It was an afternoon break. I met Justin, a colleague of mine, appearing a bit thoughtful in the pantry. He is a smart junior developer who did amazingly in our project.
“Hey Justin, how are you doing?”
“Not so good. Well, I can’t remember what I did besides meetings today.”
“Wow, what a busy meeting day, hah?”
“Not really.” Justin paused for a while. “I have three meetings. The longest one is for an hour. The other two are just half an hour for each. They are about 2 hours in total. But I don’t remember what else I have completed today besides meetings.”
Justin always shows his highest focus on coding. He once told me that coding could make his day. A high productivity feeling can make him full of energy. Therefore, I guessed that he didn’t code much today.
“Do you think the meetings affect your coding time?” I double-checked my guess.
“Yes, or maybe no. I’m not sure. I can’t find other reasons rather than meetings for blame. But they only took 2 hours. While I’ve spent 6 hours today, it means I’d used 4 hours for coding. It’s not a short period. But, you know, I don’t have any impression on what I’ve written.”
Justin’s story impressed me. I was curious about improving personal effectiveness and productivity; hence I wanted to talk more.
“Yeah, I see. Do you mind telling me your schedule today?”.
“No, of course.”
Justin took a seat with his expresso in hand. I sat in front of him, ready to listen.
“I came to work at 9 AM as usual.” Justin began. “The first meeting was at 9:30 AM and took 30 minutes. The second one was at 10:30 AM, cost me for 1 hour. And I’ve just finished the last one, from 2:30–3 PM.”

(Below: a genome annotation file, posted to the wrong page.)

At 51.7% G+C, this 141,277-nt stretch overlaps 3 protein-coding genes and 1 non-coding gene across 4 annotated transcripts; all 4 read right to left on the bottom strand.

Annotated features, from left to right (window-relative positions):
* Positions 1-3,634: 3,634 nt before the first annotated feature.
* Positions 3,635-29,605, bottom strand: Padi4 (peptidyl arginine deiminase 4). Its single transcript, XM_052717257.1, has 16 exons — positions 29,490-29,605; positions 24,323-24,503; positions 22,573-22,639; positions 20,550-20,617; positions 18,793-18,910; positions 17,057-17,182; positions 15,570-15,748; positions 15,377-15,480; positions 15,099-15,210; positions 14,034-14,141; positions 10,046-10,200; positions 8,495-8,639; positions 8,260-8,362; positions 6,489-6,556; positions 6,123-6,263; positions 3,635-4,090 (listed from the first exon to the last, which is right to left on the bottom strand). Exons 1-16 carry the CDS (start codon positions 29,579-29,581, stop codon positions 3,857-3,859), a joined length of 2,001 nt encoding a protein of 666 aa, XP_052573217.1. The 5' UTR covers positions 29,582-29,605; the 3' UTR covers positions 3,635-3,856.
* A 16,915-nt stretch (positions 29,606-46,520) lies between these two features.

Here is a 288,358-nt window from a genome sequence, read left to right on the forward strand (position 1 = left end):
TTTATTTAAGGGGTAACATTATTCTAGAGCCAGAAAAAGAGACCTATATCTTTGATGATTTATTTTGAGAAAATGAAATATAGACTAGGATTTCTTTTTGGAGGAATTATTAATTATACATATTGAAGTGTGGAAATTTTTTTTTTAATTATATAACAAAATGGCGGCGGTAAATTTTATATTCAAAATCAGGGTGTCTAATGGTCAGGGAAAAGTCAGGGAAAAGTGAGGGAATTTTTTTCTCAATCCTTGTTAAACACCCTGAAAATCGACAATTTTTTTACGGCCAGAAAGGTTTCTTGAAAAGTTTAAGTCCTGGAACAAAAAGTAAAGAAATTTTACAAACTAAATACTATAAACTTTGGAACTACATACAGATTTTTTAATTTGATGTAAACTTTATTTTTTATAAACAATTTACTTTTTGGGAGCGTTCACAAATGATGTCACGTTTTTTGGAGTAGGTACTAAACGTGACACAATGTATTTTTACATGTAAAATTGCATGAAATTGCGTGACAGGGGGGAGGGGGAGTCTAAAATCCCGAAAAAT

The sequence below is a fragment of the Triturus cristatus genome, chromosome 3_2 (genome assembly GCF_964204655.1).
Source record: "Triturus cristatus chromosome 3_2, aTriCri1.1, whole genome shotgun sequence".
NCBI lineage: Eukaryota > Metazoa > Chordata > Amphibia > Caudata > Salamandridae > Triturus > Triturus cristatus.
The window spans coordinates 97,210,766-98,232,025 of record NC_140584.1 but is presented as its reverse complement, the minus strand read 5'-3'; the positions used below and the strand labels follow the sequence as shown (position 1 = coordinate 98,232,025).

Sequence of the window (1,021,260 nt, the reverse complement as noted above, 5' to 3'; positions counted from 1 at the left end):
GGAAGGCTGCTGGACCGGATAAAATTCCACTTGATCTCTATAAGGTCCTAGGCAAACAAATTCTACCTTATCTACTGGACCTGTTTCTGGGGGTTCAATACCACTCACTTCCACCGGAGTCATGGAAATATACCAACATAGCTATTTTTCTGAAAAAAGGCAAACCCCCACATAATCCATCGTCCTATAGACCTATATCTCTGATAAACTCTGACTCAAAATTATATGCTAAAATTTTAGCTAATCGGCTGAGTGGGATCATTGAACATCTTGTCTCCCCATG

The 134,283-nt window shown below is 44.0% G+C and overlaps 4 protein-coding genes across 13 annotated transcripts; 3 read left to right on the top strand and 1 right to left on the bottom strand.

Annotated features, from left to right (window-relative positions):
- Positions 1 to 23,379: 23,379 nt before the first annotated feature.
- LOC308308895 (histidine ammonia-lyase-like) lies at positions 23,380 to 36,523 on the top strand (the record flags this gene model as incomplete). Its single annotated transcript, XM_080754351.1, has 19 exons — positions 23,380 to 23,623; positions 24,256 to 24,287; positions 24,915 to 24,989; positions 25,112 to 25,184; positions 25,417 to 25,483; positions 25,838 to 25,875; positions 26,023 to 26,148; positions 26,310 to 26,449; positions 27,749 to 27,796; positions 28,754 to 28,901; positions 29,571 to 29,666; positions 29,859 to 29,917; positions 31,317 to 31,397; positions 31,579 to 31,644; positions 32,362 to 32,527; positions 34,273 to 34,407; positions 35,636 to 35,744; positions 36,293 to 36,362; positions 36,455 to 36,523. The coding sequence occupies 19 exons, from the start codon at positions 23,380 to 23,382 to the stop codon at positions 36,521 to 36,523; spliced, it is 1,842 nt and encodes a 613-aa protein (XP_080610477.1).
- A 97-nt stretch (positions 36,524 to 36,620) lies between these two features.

“Well, such a busy schedule. Did your meetings stay in the right timebox?”
Justin paused for a while, drinking his afternoon coffee.
“Well, kind of. A few months ago, we had acknowledged the timebox problem. The meetings were much longer than scheduled. But we raised this concern during the retrospective and solved it pretty well these days. Only the last meeting extended for about 5 minutes. The other two are well controlled.”
“Cool. How was the preparation? Do you need to prepare anything?”
“Yes,” Justin responded quickly. “I have to be in the room for 5 minutes in advance to set up the call. Most of my meetings are remote with the client oversea.”
“Right. So 5 minutes per meeting for setting up a call. Do you need to prepare content for the meeting as well?”
“Hmm, good point. The last meeting today is with the business team for brainstorming new features. I need to check out some technical stuff before the call. It took around 20 minutes. For the earlier two, I need about 5 minutes to check out their agenda.”
“Then you need 30 minutes to prepare content. Adding your 15 minutes previously, it’s 45 minutes.”
“You’re right. I didn’t count those steps. They could be a big amount if we counted them all.” Justin leaned on the backrest and thinking.
The meetings do not only cost for the planned timebox, but they also require preparations.
Justin was still very thoughtful. My previous point could be one of the reasons but didn’t seem to fulfil him.
“It’s right that I need another 45 minutes for preparation. But it’s only nearly 3 hours in total. I still don’t know why I lose the other 3 hours without achieving anything else”.
“Right. It should be something else here. What did you plan for today besides meetings?”
“I have a big feature need to implement. You know, complicated logic with lots of tests. That’s why I’m a little frustrated because of not being productive today.”
“Are you focusing on this task? Or you still have something else to worry about?”
“Nope, just that one.”